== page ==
Friday, December 26, 2008

New Spark

Our kids got an early Christmas present. A go-cart. Yellow and black, with two large headlights.

It looks like a bumblebee.

Mark and I took turns test driving it. For safety purposes, you know. And let me tell you, that little baby has some get up and go! I am considering a new profession.

Where does one go to try out for a Nascar race?

Dover race Actually, the thing tops out at about 10 mph. But it sure felt a lot faster when the wind was whipping through my hair and the cedar bushes were scraping against my elbows. The fact that my chin rested on my knees didn’t make a bit of difference. One vroom of the engine, and I was hooked. I had the need for speed.

After Mark and I declared it safe for our children to operate, we finally let them have turns at the wheel. One at a time, they placed their helmets on, fastened their seatbelts, and off they went like a speeding bullet! There was whooping and hollering and giggles and even a few close calls. That was one fun toy.

Notice I said was.

For hours, it purred like a kitten. But then, it just stopped purring. The motor wouldn’t even turn over! We did everything we could think of to try and fix it. We gave it gas, we changed the spark plug, but it was no use. There was just no life.

So, into the back of the truck it went, back to the dealer. The mechanic took one look at the gocart and determined it was a problem with the spark. Not the actual plug, but something deeper. They were going to have to take the motor apart to fix it.


Just a few hours of speed, and we were addicted. Now, for a few days, we’d have to make do with our bicycles to fulfill our speed cravings.

Somehow, a bicycle just isn’t the same.

I can relate to that little go-cart. Some days, I have no spark. At times, there just seems to be something missing, and my get-up-and-go has got-up-and-gone. I wonder where my joy is, where my energy went. I feel lifeless.

At those times, I have to do exactly what the go-cart did. I have to go to the Mechanic, who will look deep inside my heart. He is the One who can take things apart, find the problem, and make things right.

However, I don’t always want to take the time to go to Him. So I try to ignore the problem, or fix it myself. Then, the problem only gets worse. One of these days, I will learn to go to my Mechanic at the first sign of spark trouble. That will save me a lot of problems in the long run.

And when I have regular tune-ups with Him, I stay zooming through life. Wind whipping through my hair. Whooping and hollering with joy.
Ezekiel 36:26 “I will give you a new heart and put a new spirit in you.”

Friday, December 19, 2008

The Perfect Gift

Don’t you just love this time of year? I do. I love the lights and the bright colors and the holiday music playing over loudspeakers and the smell of pine and cinnamon. I love sneaking around, keeping wonderful secrets and trying to please the people I care about with the perfect gifts.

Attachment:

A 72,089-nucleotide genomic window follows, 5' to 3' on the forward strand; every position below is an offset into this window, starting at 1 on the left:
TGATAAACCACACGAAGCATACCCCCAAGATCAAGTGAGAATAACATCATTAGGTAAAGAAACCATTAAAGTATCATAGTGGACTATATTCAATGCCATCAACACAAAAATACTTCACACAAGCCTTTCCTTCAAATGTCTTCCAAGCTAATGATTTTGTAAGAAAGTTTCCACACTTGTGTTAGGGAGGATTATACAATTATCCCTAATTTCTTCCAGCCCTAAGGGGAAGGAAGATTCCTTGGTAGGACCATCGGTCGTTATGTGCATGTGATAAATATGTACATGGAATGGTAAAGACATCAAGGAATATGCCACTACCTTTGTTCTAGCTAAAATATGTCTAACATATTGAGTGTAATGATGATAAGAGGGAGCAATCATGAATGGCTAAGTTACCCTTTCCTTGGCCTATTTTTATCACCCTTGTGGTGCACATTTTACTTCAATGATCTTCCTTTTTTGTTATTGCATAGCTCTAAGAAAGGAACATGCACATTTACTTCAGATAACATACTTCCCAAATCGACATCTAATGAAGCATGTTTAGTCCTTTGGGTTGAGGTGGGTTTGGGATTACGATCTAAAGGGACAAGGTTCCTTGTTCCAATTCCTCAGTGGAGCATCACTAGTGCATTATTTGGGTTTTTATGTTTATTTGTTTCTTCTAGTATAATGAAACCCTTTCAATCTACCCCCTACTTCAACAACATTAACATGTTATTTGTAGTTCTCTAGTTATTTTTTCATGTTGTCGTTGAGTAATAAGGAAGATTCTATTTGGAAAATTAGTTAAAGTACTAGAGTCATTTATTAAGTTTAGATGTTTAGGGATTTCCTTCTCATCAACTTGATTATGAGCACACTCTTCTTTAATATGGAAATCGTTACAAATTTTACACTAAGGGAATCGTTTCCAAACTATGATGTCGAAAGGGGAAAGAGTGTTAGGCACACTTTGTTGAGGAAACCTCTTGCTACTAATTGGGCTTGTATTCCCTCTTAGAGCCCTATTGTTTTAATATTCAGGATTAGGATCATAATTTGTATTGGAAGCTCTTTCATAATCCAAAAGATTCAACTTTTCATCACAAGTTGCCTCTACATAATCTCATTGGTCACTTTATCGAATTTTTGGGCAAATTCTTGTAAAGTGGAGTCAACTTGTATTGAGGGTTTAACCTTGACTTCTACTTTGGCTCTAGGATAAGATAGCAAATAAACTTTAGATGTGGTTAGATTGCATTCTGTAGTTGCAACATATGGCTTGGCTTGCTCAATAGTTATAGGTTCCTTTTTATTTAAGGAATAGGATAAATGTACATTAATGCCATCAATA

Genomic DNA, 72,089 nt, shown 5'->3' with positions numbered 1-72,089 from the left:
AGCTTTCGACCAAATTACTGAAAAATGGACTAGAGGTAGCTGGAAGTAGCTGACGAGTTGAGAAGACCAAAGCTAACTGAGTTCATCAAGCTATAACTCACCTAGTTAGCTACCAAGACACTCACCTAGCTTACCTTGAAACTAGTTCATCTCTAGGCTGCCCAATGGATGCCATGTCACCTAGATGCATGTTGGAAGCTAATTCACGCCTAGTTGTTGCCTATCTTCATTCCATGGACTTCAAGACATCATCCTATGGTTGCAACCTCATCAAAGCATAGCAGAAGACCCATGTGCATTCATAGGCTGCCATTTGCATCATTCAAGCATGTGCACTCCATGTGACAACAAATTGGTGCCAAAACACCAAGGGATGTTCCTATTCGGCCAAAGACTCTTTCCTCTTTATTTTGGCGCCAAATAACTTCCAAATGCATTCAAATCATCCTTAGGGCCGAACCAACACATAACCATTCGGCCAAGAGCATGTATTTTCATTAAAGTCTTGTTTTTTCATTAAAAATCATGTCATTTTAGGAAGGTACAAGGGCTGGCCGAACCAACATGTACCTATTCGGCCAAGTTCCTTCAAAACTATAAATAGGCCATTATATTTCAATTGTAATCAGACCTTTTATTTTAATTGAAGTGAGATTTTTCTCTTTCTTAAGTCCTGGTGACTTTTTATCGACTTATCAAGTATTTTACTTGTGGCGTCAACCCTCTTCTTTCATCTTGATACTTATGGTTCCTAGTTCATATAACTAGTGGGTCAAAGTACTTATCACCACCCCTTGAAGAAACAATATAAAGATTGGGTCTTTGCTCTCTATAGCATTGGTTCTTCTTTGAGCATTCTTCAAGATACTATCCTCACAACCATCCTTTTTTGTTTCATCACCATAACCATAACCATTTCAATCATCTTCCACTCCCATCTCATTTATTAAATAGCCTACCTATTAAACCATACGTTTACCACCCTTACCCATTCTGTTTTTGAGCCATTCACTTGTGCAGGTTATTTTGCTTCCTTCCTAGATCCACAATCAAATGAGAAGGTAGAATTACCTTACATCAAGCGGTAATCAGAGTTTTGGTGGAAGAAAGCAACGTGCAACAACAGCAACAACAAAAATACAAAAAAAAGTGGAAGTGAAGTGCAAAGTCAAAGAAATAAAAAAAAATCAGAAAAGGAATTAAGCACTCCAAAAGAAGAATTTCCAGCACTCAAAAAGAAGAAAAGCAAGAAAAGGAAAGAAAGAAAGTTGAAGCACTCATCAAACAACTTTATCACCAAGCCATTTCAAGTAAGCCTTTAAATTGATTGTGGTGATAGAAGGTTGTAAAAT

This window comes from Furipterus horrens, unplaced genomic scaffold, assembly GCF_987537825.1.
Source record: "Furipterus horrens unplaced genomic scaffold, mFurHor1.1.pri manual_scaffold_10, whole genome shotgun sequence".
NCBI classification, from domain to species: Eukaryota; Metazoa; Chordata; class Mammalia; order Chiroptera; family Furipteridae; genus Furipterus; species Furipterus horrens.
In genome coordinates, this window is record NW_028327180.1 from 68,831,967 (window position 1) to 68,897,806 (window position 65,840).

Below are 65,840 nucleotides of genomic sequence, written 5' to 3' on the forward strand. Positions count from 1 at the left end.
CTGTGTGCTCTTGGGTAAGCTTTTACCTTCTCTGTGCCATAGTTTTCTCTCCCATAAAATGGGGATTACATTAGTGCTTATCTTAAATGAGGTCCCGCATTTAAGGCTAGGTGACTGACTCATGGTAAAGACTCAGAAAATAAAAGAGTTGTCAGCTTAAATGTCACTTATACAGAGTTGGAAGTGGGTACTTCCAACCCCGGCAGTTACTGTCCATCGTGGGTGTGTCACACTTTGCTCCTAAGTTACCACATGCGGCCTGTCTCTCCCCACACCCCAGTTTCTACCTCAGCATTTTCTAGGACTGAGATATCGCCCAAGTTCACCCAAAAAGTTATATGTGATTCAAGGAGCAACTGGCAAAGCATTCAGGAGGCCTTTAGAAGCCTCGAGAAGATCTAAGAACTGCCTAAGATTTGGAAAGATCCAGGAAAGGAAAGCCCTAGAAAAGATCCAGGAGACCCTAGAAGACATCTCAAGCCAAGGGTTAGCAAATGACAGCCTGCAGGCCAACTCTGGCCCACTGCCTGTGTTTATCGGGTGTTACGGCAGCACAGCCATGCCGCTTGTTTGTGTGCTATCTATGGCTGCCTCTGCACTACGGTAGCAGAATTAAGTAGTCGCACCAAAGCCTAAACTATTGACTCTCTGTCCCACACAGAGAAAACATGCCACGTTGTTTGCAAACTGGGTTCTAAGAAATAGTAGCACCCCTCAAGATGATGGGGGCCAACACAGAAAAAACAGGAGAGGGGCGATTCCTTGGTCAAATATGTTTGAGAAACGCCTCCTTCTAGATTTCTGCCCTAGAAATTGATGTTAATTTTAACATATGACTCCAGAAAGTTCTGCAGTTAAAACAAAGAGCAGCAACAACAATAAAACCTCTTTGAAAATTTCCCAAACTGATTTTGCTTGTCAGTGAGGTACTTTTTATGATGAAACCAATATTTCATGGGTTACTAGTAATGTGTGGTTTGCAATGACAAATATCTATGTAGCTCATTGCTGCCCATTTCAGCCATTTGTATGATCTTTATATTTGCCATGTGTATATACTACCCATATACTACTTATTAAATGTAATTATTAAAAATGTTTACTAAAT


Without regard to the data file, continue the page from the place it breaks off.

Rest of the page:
xmas present But there is one thing I don’t like as much, and that is having to make up my mind. I’ve never been very good at that.

It never fails. I’ll be standing in Wal-Mart, trying to decide whether to get my niece the pink lava lamp or the purple one, and my head nearly explodes. Honestly, if I were a ten-year-old girl, I would like either color. But I have to decide on one. Pink? Purple? Pink? Purple?

And have you ever looked at Hot Wheels? There are like, a zillion different varieties. Race cars. Spy cars. Police cars. Fire trucks. How in the world am I supposed to know which ones my nephew would prefer? Which ones does he have? What is his favorite color?

I don’t know. I just don’t know.

And it’s no use calling and asking, because then I get the tables turned on me. “Renae, what do you want for Christmas?”

More questions, to which I don’t know the answers. Honestly, I like everything. I like things that smell nice. I like cute little pot-holders and kitchen gadgets. I like music and movies and books and things to wear and things to play with. I like everything.

Just please don’t force me to make up my mind. I don’t like that.

Wouldn’t it be great if there were a Perfect Gift store? We could just march in, submit the names and ages of our loved ones, along with our budget needs, and the all-knowing store clerk could run the information through some kind of scanner. Then, voila! The perfect gift would appear, all shiny and gift-wrapped with a big, fat bow. No more decisions. No more splitting headaches, from the stress of it all.

Then again, I suppose that would detract from the meaning of the gift. After all, it’s the thought that counts, right? And if we don’t put any thought into a gift, I suppose it doesn’t really count for much.

The perfect gift, I suppose, is simply a gift that reflects the love of the giver. It doesn’t need to be fancy or expensive, though it should come with some sacrifice. After all, if there is no sacrifice involved, what’s the point? Where is the value in such a gift?

God knows that. He loves us more than anything, and He has given us the perfect gift. He knows most of us don’t need another potholder or a scented soap-on-a-rope. What we need is to feel loved. To feel wanted. To feel cherished.

That’s why He gave us the greatest gift of all time. He wanted to have a relationship with each and every one of us so that He could show us how important we are to Him. But that wasn’t possible without a great sacrifice. He gave the most expensive gift of all time – His Son – so that we could know how much He wants us, how He cherishes us. He wanted us to know how very much He loves us.